James White was the first European settler in the district and established Burrangong Station in 1826 with a squatting claim of 260 square kilometres (100 sq mi). His story is told in the novel Brothers in Exile. Gold was found in the district in 1860. Until that time the area was called Lambing Flat, a reference to the grazing of sheep that was the main industry until mining. The town was gazetted in 1861. The goldfields produced 15,000 kilograms (470,000 ozt) of gold sent by escort from the fields. Up to 20,000 miners worked the fields including about 2,000 Chinese miners.

Lambing Flat Post Office opened on 1 March 1861 and was renamed "Young" in 1863.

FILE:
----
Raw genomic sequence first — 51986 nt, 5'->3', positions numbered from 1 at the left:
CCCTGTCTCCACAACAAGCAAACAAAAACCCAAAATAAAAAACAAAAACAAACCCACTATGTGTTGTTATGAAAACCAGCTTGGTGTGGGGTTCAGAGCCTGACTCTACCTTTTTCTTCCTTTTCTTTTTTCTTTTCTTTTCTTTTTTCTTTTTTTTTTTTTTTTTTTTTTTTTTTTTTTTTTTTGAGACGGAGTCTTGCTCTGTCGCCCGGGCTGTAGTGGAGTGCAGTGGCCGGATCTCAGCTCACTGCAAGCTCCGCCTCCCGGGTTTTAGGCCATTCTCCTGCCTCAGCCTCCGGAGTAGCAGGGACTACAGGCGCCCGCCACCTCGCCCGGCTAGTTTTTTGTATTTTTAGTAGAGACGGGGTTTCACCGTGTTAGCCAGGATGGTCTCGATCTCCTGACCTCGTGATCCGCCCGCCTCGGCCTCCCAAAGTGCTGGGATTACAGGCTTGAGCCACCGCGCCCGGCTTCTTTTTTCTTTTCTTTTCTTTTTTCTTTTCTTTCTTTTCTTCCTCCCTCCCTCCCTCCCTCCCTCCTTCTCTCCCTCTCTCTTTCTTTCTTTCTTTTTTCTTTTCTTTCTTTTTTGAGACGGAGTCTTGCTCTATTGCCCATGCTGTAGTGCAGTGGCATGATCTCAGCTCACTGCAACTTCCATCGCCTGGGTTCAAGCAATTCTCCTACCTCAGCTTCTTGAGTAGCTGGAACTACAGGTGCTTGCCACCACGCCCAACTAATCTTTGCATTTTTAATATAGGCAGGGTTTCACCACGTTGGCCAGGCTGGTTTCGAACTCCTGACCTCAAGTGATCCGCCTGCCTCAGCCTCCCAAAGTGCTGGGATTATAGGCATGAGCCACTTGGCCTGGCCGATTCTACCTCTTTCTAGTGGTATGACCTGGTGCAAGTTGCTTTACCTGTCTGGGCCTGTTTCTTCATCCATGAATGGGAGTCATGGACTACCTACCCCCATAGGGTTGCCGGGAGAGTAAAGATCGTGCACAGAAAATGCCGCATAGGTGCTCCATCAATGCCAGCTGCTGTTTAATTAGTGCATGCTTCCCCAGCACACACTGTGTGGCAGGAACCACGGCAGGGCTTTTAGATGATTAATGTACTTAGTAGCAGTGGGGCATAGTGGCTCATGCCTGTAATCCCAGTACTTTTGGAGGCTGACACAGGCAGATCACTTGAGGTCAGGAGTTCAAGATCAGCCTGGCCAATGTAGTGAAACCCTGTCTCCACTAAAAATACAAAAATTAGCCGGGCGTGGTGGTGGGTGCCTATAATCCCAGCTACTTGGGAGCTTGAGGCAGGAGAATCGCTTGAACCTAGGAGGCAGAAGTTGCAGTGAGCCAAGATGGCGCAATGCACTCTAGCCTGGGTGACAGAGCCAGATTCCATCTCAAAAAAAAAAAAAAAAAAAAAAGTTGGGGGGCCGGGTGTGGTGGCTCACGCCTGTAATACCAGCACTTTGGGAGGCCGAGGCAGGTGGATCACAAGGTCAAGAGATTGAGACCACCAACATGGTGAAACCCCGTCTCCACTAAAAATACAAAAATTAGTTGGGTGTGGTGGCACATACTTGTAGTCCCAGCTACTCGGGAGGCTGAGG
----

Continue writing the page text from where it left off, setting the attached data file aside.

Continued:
From November 1860 through to June 1861, anti-Chinese miners attacked Chinese gold miners in the area, now known as the infamous Lambing Flat riots. As gold became scarce, European miners began to resent what they saw as the greater success of the more industrious Chinese, and hence many Chinese miners were attacked, robbed and killed. The anti-Chinese rebels rallied in numbers of up to 3,000. Eventually the rioters were controlled, Chinese miners had their claims restored to them, but the New South Wales Parliament passed the Chinese Immigration Bill which restricted the number of Chinese that could be brought into New South Wales on any ship and imposed a tax per head on entry.

In 1889 Young was the first town in Australia to install electricity into the streets and homes of the township, Tamworth NSW installed electricity to the streets only the previous year.